The asthma vaccine story

21 November 2014, Asthma

The novel thinking behind the asthma vaccine has its genesis in a discussion between Associate Professor Ian Hermans and Professor Franca Ronchese, puzzling over results from their cancer vaccine research.

The pair had noticed that the dendritic cell-based vaccines were very effective at starting an immune reaction, but almost not active at all once the reaction was established. Perhaps the immune reaction was blocking the activity of the dendritic cells?

Later, Professor Ronchese realised that the observation could be useful in another context. It was a turning point. “I wondered if this mechanism could be harnessed for asthma, where the dendritic cells are the ones that start the unwanted immune response, which leads to inflammation and the symptoms of asthma,” she explains.

The asthma vaccine, which is a chemically linked combination of adjuvant and antigen, was made by the Malaghan Institute’s chemistry collaborators at the Ferrier Research Institute. Linking the two components ensures they reach the target cells together and create a powerful, highly specific immune response.

The mice were sensitised to an egg-based allergen, immunised with the vaccine, then given the allergen to inhale. “We saw no inflammation in the immunised mice – it was a very exciting result.”

“What we think is happening is that we are directing the killer T cells to go and block the dendritic cells, so they stop sending out the wrong messages. It’s like taking out the generals of the enemy’s army in order to overpower it.”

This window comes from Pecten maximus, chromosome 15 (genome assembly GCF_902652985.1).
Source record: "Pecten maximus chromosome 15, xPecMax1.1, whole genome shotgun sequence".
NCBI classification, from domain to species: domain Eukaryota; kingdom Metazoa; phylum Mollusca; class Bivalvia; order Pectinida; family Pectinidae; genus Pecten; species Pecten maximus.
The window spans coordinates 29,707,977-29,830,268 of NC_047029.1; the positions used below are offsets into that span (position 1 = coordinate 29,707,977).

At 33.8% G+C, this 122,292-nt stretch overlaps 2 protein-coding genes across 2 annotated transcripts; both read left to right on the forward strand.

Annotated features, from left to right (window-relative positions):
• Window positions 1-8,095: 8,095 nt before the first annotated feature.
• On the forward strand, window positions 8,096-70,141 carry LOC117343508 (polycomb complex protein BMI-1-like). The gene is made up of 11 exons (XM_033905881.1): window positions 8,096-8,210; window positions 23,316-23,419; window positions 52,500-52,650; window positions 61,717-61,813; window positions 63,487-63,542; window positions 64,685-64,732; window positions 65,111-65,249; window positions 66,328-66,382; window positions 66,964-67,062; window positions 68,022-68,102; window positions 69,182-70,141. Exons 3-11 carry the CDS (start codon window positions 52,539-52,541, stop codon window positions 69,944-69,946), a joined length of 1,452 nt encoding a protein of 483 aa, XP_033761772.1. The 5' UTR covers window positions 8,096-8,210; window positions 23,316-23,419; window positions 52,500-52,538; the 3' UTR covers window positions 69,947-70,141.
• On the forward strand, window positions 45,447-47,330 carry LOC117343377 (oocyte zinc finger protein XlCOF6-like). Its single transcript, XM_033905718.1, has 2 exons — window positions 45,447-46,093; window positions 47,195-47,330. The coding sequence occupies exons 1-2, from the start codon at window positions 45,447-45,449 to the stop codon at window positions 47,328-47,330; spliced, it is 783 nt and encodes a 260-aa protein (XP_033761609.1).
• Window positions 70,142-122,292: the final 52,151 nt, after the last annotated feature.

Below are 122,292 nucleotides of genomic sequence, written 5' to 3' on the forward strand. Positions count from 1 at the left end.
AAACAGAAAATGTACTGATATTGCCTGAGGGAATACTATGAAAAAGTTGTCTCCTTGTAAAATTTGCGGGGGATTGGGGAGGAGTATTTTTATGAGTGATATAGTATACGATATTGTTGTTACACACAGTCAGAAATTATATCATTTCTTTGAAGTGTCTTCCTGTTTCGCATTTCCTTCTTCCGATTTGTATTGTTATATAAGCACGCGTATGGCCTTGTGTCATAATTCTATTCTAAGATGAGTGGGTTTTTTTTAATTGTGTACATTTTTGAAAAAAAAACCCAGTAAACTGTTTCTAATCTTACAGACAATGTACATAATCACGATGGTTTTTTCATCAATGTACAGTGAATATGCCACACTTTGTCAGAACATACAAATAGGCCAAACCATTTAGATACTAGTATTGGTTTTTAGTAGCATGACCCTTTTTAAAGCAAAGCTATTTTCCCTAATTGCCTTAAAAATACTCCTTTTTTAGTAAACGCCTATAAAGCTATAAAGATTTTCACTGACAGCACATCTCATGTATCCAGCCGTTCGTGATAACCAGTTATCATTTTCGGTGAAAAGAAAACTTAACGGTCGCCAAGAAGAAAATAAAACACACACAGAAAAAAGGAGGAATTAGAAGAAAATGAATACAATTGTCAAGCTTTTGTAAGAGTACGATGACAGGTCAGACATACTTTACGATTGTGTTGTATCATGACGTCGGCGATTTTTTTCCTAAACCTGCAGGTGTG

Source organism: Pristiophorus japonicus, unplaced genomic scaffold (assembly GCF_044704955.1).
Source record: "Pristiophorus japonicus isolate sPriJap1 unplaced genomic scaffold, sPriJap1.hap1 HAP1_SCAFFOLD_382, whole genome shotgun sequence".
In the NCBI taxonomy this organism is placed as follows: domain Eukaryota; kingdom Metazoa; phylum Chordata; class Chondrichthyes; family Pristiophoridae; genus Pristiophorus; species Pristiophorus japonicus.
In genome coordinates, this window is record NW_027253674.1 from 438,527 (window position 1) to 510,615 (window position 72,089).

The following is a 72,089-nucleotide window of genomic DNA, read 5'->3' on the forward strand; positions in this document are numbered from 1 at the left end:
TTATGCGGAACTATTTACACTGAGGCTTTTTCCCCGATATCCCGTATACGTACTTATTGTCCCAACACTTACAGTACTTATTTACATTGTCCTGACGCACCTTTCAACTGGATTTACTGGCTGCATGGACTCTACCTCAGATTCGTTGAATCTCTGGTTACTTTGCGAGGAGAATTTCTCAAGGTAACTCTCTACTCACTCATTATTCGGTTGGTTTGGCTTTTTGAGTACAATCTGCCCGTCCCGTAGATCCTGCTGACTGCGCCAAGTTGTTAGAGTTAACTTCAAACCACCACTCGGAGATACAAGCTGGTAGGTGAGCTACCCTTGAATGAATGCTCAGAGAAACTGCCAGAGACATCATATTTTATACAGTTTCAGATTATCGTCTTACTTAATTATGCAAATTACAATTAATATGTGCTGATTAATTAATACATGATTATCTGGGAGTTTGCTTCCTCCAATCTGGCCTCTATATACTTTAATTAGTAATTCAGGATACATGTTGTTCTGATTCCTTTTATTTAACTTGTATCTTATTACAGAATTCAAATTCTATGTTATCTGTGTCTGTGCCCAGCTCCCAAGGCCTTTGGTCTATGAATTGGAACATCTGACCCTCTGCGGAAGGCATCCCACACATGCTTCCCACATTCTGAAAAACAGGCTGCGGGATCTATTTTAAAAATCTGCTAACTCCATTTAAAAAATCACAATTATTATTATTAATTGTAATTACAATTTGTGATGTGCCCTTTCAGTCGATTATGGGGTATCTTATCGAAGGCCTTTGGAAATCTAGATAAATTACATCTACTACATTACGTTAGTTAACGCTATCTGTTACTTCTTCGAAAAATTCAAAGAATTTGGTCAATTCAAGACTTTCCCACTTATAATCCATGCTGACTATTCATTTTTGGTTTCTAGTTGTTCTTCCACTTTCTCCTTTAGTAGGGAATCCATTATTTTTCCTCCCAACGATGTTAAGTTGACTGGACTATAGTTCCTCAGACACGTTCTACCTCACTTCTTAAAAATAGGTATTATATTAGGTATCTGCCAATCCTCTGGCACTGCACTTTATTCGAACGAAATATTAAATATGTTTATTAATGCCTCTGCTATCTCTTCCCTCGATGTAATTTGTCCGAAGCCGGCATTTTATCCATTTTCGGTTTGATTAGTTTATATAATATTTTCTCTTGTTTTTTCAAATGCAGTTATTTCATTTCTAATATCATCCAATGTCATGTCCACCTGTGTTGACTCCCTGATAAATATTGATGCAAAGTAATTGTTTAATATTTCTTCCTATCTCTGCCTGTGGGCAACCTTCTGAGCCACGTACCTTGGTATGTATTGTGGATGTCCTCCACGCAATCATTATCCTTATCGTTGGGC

Asthma – the facts

 •  New Zealand has the second highest rate of asthma worldwide

 •  Asthma affects 600,000 Kiwis and one in four New Zealand children

 •  Asthma’s economic burden in New Zealand is estimated at $800 million per year

The scientist behind the research
Ching-Wen Tang

Ching-Wen Tang always wanted to be involved in medical research. One of a family of six girls growing up in Wellington, Ching-Wen and two of her sisters discovered a love of science at high school. One of those sisters, Shiau-Choot, also works at the Malaghan Institute.

“So many people are affected by cancer that I wanted to help find better treatments. I work in cancer immunotherapy here, so it’s perfect.” Ching-Wen studied at the University of Otago with her sister, completing a Bachelor of Biomedical Sciences degree and a Master of Science.

In addition to her work on our cancer immunotherapy programme, Ching- Wen played a big part in the asthma vaccine research. Ching-Wen researches her methods and plans her lab work meticulously, well ahead of time.

“I did most of the experimental work to validate how the vaccine works, but there are still more questions than answers! That’s what makes science really exciting – there are so many things to discover and we work as a team to get there.

“My sisters and I still love to get together to talk about our science and I like to explain my discoveries to my younger sister too. Then I have to try really hard to understand her when she talks about political science! That’s not my strength at all!”